You can review everything we did in Milestone 1 here
Plurality Labs is excited to start off 2024 strong. We need your opinions to help us craft a proposal for our second milestone. The intention of this post is to share ideas we are considering for our 2nd milestone to gain a broader perspective. We ask that you review and respond using the recommended format.
- Question to you
- Priorities for Milestone 2
- Work We Will Facilitate
- What We Will Fund
- Experiments We Will Conduct
- Reply format
Frameworks should aid in our ability to find talent, double down on winners, and cut what isn’t working. There is a fundamental mismatch between the risk taking innovation needed to build capture-resistance and the community led governance of a DAO.
For example, watch 20 seconds of this discussion where they discuss Elon Musk’s ability to blow up rockets vs Nasa.
To build capture-resistant governance we need the ability to run experiments. The DAO has made it known that it prefers frameworks for hiring service providers. This is one of the most likely areas for capture. The issue is that different work requires different types of funding mechanisms. The desire to bucket service providers as one type of funding may seem natural, but it is not the optimal variable to use to determine how we fund the work.
Here are just a few other variables that could influence which funding mechanism is best
- Latency of work - How long does it take to see results (research vs discord post)
- Broad scope vs narrow scope
- Difficult to source or difficult to find excellence
- High expertise vs low expertise
There is little difference between resource allocation to service providers, DAO contributors or employees, Firestarters, and other forms of grants or payments. In DAOs, we tend to call any allocation of resource “grants”. In the real world, the term grant generally refers to the type of funding that discounts the requirement for impact. It is generally used to fund innovation that cannot be funded in Milestone or KPI driven ways. The terms and altered definitions we use in web 3 make the conversation noisy.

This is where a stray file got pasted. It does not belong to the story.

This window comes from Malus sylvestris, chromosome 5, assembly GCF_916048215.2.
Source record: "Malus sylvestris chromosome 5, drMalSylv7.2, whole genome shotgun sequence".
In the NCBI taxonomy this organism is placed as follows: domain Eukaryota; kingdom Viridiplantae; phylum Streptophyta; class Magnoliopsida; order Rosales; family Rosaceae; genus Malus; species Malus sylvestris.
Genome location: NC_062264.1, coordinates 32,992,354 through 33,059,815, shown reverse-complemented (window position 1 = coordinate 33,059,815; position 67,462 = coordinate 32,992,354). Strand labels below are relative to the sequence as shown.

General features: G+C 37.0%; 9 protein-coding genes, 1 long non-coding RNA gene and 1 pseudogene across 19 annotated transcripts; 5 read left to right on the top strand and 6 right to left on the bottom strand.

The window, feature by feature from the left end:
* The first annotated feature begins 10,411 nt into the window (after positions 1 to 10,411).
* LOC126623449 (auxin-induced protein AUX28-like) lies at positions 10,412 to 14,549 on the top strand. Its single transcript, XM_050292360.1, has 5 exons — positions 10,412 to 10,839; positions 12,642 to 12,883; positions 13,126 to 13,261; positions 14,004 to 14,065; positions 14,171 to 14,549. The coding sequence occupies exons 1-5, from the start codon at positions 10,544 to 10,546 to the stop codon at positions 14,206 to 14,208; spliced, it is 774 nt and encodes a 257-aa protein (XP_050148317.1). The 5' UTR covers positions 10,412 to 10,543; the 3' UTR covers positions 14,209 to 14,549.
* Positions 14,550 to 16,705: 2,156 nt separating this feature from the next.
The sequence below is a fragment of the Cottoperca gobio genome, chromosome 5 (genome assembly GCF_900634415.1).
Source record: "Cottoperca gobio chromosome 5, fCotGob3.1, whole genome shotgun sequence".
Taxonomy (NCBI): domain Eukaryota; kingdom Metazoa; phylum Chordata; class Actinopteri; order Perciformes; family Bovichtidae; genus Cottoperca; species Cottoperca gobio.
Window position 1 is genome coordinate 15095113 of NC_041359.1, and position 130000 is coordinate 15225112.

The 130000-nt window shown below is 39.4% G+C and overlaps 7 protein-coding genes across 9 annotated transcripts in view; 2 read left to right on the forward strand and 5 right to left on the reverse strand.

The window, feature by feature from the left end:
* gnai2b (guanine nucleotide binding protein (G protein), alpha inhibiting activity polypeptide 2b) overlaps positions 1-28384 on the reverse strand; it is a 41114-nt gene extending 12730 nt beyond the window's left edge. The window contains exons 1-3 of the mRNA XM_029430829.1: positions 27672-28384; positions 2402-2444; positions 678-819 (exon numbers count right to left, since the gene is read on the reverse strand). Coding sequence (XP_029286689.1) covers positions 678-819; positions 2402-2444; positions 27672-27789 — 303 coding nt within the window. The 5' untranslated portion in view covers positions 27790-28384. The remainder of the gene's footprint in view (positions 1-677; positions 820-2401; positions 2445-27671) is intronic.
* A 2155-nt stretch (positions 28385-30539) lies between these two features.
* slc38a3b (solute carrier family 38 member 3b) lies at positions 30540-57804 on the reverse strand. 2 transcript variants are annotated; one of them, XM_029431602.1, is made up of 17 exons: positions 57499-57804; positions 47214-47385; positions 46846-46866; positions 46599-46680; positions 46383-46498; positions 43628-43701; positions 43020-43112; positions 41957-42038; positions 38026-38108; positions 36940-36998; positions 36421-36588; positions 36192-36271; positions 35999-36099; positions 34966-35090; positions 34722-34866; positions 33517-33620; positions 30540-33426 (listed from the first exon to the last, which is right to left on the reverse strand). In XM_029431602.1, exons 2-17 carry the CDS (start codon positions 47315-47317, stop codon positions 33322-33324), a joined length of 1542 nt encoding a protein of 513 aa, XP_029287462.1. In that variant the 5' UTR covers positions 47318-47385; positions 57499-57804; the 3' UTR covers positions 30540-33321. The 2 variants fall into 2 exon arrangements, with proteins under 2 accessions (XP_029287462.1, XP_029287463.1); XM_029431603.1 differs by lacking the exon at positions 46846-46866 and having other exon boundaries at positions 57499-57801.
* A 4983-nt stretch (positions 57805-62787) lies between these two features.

For example, RPGF is a great meme, but there isn’t much new about retroactive funding. There is another type of retroactive funding which evolved before the web 3 culture which is commonly used for milestone/kpi driven work. It is called paychecks. It’s this system where people do work, then retroactively get paid for it based on their employer’s high context impression of their work. However, we haven’t solved how the community led governance might perform as well as an employer or manager yet.
We even have retroactive paycheck funding for public goods. It is called government salaries. If you’ve dealt with a government, you know that they aren’t known for hiring go getters.
So how do we get frameworks in place which double down on winners and cut what isn’t working?
Tighten up our iterative learning cycles while increasing allocation amounts. This needs to happen under the facilitation of some group with broad and long term context so experiments are iterative and learning is compounded.
We need to increase the amount available for experimental funding because there needs to be enough available to iterate enough times to find the best solutions.
We need to take some big shots as well. Tightening iterative cycles of defining needs, funding work, evaluating results, and sanctioning or boosting based on results lets the process play out faster, meaning we find solutions faster. Our best bet to do this is to involve other experts in the space as grant program managers.
Plurality Labs has started and would love to continue that process. In order to truly test what mechanisms work, we will need to scale the amounts funded by an order of magnitude.
Because the systems don’t currently exist and/or if they do, we have not found the right combination or stack yet. This is an evolutionary game. We cannot be expected to simply intelligently design the future. We must take shots on goal trying new systems to see what sticks.
Disruption Joe had 17 one hour calls with delegates last week. It seems like Plurality Labs has broad support for moving on to milestone 2. There also has been broad support of our idea to extend milestone 2 to cover all of 2024 as opposed to 6 months).
There isn’t clear support for Plurality Labs to allocate 30 million ARB which we had posted several times during conversations in Milestone 1. Some delegates thought that is too much and some said it makes perfect sense.
For those that said they aren’t sure they would support PL allocating 30 million ARB in 2024, their reasoning can be categorized as: